A watchdog group is formally accusing billionaire investor Carl IcahnCarl Celian IcahnTrump Plaza Hotel and Casino demolished in Atlantic City Atlantic City auctions off chance to blow up Trump Plaza Vacant Trump Plaza casino in Atlantic City to be demolished MORE, an ally and special adviser to President Trump, of improperly lobbying while not officially registered to do so.
Public Citizen’s Wednesday complaint to Senate and House officials cites Icahn’s role in advocating for a change to the Environmental Protection Agency’s (EPA) ethanol mandate, which would benefit a fuel refining company that he owns.
Trump named Icahn in December as a special adviser on regulatory policy, an unpaid position. Icahn owns Icahn Enterprises, which is the majority shareholder of CVR Energy, a fuel refiner that has to pay for ethanol blending credits.
Icahn has pushed for a change in EPA policy to make fuel wholesalers responsible for complying with the ethanol rules. The Trump administration is considering an executive order to implement that change, which Icahn has said would save his company hundreds of millions of dollars.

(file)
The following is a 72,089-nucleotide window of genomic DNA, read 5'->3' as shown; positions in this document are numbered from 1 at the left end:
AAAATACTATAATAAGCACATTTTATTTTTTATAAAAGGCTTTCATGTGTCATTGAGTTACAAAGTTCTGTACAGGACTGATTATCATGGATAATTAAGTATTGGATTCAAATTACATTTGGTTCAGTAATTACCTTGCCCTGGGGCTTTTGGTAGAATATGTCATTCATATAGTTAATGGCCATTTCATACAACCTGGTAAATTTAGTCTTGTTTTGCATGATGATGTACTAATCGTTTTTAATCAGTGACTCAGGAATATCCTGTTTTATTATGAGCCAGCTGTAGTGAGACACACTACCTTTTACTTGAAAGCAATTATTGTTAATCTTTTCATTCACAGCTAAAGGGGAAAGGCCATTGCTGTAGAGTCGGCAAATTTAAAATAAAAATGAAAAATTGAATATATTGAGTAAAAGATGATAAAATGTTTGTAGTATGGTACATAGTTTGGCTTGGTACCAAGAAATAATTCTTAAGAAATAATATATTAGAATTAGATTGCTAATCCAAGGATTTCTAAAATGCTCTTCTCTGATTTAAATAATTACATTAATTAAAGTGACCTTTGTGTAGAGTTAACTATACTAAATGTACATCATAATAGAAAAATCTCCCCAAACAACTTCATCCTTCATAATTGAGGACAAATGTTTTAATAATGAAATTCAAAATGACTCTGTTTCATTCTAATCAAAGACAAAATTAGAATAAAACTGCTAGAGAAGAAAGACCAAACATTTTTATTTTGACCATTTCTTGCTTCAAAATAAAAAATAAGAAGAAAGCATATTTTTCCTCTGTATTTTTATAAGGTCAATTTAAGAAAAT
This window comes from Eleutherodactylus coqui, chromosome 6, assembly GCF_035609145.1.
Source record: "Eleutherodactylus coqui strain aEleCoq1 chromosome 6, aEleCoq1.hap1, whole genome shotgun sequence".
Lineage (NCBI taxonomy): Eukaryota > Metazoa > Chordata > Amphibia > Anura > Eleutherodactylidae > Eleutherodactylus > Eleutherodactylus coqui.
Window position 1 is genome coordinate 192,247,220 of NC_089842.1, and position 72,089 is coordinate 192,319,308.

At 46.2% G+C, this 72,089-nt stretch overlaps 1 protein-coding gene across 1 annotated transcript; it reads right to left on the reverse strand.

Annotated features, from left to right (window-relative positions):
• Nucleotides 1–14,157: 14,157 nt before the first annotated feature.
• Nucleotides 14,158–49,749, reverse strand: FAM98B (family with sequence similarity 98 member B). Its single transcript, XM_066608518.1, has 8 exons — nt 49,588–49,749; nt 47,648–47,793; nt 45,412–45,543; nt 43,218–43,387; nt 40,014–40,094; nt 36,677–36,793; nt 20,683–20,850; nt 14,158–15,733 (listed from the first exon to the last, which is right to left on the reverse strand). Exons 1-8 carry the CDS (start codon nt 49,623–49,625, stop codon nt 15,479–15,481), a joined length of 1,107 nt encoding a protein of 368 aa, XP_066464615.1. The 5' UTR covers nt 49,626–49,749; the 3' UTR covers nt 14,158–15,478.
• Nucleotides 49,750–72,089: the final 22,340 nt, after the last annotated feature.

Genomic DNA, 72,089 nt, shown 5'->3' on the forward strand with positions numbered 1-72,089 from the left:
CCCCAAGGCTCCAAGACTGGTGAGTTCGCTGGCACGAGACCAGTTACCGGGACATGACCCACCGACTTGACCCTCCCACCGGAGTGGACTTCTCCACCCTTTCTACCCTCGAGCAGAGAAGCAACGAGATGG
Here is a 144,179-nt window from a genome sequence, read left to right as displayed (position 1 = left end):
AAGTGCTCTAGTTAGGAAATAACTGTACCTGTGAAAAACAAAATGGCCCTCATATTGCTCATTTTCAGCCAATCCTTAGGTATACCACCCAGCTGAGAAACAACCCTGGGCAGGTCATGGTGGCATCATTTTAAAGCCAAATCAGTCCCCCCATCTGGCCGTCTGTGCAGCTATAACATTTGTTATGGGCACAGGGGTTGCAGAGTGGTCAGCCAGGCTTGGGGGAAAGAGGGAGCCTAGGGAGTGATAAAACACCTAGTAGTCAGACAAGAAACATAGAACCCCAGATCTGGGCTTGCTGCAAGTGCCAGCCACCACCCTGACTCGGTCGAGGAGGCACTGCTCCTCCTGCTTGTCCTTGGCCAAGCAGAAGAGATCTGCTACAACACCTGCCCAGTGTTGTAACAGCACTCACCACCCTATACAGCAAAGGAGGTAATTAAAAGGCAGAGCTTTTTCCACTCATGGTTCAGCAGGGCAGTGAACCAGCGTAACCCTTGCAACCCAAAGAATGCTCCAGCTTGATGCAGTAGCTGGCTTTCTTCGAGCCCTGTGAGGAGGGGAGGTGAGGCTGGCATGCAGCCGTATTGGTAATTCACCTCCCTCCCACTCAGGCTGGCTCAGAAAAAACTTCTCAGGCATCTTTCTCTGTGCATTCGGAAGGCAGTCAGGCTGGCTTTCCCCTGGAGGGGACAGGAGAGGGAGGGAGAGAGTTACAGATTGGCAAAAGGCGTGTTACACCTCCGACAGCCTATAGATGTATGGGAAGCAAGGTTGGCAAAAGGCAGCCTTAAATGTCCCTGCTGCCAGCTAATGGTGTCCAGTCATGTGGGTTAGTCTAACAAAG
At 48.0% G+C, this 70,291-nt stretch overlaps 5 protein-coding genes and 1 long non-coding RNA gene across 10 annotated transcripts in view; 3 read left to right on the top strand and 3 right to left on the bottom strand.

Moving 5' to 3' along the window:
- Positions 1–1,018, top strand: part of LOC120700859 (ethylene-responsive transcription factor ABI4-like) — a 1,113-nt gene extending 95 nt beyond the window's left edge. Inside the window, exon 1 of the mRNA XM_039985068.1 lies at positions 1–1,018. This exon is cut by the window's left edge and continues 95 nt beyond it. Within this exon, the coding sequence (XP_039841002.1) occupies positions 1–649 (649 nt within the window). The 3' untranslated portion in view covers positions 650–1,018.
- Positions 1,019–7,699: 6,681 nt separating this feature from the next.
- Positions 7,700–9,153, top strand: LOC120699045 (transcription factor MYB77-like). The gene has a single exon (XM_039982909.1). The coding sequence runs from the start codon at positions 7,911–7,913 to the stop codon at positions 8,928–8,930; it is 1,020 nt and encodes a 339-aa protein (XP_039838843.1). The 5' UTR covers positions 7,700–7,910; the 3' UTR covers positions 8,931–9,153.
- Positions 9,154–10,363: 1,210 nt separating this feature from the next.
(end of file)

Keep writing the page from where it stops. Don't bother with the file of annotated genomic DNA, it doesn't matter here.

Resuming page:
“The factual record shows that Mr. Icahn played a leading role shaping the Trump campaign’s position on the point of obligation for the [renewable fuel standard], and served to ‘vet’ candidates to run the EPA, the agency in charge of administrating the RFS,” Public Citizen, a left-leaning consumer advocacy organization, wrote in its complaint.
“It is not lobbying to advise a candidate, but once Trump became president, Trump then became a covered official subject to the lobbying disclosure law.”
Neither Icahn nor CVR has registered to lobby under the Lobbying Disclosure Act. Public Citizen is asking the House and Senate to formally investigate the matter.
A small amount of advocacy is allowed without registering, but the group said CVR and Icahn have likely exceeded that threshold.
Icahn on Wednesday afternoon responded to the complaint in a piece written for The Hill.